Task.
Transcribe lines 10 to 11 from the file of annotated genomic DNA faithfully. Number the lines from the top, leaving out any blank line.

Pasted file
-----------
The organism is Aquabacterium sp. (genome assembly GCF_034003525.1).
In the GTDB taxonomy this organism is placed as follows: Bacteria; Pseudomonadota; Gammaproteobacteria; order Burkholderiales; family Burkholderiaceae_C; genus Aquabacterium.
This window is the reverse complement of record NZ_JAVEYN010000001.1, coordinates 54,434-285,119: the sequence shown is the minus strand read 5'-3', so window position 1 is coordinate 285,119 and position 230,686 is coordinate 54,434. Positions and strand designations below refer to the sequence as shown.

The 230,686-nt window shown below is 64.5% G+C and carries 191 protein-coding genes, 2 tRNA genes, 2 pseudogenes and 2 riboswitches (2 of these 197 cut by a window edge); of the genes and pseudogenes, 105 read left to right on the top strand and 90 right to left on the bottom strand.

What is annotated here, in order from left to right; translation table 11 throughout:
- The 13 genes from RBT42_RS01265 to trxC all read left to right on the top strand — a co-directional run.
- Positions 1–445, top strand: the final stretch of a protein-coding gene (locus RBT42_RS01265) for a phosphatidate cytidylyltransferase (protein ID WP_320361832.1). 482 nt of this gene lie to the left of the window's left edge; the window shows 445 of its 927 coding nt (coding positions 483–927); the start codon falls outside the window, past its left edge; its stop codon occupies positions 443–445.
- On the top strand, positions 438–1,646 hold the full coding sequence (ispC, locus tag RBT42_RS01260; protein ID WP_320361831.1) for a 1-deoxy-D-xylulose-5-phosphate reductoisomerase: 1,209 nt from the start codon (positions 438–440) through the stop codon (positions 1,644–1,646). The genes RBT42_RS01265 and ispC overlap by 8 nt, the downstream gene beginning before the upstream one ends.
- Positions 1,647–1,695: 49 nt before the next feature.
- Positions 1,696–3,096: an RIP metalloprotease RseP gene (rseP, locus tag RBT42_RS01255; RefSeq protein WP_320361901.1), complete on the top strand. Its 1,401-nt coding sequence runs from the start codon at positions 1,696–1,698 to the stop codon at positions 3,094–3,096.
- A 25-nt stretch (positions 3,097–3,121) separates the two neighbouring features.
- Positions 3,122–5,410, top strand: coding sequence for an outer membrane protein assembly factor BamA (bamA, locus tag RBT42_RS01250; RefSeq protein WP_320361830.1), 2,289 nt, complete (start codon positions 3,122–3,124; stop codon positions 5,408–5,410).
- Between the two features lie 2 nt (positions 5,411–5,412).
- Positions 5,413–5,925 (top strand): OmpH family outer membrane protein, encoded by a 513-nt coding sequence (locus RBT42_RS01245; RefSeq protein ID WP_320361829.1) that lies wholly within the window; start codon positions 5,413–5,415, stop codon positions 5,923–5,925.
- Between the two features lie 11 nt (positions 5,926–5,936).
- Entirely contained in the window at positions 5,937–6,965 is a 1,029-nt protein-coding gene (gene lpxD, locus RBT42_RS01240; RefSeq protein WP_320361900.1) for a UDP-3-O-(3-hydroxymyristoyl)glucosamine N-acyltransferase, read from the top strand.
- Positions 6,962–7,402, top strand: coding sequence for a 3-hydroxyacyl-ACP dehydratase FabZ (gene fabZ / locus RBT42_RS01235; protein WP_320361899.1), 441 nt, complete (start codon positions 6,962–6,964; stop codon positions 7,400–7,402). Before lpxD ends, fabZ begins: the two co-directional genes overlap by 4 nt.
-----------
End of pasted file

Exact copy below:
- Positions 1,696–3,096: an RIP metalloprotease RseP gene (rseP, locus tag RBT42_RS01255; RefSeq protein WP_320361901.1), complete on the top strand. Its 1,401-nt coding sequence runs from the start codon at positions 1,696–1,698 to the stop codon at positions 3,094–3,096.
- A 25-nt stretch (positions 3,097–3,121) separates the two neighbouring features.